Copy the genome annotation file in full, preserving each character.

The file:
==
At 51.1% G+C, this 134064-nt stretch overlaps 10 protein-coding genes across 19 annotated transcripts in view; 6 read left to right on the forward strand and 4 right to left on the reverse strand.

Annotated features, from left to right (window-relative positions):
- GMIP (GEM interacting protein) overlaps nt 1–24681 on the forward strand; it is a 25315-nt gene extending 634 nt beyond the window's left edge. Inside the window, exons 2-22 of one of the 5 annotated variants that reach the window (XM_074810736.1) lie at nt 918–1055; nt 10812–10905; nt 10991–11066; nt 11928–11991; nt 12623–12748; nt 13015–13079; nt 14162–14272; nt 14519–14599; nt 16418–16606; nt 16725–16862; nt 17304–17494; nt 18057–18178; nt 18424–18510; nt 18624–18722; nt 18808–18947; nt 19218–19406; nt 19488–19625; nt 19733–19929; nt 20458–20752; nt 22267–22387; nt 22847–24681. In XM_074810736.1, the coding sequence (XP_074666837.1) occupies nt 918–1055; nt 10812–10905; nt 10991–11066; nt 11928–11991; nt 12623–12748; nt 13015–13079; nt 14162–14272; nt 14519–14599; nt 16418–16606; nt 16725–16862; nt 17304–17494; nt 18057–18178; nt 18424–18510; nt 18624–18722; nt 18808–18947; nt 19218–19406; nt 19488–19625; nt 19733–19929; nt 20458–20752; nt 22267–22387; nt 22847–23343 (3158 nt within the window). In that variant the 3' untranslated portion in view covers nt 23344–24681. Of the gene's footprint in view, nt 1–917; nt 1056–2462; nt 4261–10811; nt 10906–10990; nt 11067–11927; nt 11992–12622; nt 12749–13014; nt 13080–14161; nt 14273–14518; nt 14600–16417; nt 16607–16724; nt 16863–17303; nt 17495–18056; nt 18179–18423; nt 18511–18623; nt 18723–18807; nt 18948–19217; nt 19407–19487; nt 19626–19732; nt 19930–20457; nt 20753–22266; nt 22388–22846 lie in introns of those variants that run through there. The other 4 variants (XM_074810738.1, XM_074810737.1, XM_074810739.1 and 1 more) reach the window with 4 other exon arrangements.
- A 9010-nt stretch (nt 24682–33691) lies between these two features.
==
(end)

At 51.1% G+C, this 134064-nt stretch overlaps 10 protein-coding genes across 19 annotated transcripts in view; 6 read left to right on the forward strand and 4 right to left on the reverse strand.

Annotated features, from left to right (window-relative positions):
- GMIP (GEM interacting protein) overlaps nt 1–24681 on the forward strand; it is a 25315-nt gene extending 634 nt beyond the window's left edge. Inside the window, exons 2-22 of one of the 5 annotated variants that reach the window (XM_074810736.1) lie at nt 918–1055; nt 10812–10905; nt 10991–11066; nt 11928–11991; nt 12623–12748; nt 13015–13079; nt 14162–14272; nt 14519–14599; nt 16418–16606; nt 16725–16862; nt 17304–17494; nt 18057–18178; nt 18424–18510; nt 18624–18722; nt 18808–18947; nt 19218–19406; nt 19488–19625; nt 19733–19929; nt 20458–20752; nt 22267–22387; nt 22847–24681. In XM_074810736.1, the coding sequence (XP_074666837.1) occupies nt 918–1055; nt 10812–10905; nt 10991–11066; nt 11928–11991; nt 12623–12748; nt 13015–13079; nt 14162–14272; nt 14519–14599; nt 16418–16606; nt 16725–16862; nt 17304–17494; nt 18057–18178; nt 18424–18510; nt 18624–18722; nt 18808–18947; nt 19218–19406; nt 19488–19625; nt 19733–19929; nt 20458–20752; nt 22267–22387; nt 22847–23343 (3158 nt within the window). In that variant the 3' untranslated portion in view covers nt 23344–24681. Of the gene's footprint in view, nt 1–917; nt 1056–2462; nt 4261–10811; nt 10906–10990; nt 11067–11927; nt 11992–12622; nt 12749–13014; nt 13080–14161; nt 14273–14518; nt 14600–16417; nt 16607–16724; nt 16863–17303; nt 17495–18056; nt 18179–18423; nt 18511–18623; nt 18723–18807; nt 18948–19217; nt 19407–19487; nt 19626–19732; nt 19930–20457; nt 20753–22266; nt 22388–22846 lie in introns of those variants that run through there. The other 4 variants (XM_074810738.1, XM_074810737.1, XM_074810739.1 and 1 more) reach the window with 4 other exon arrangements.
- A 9010-nt stretch (nt 24682–33691) lies between these two features.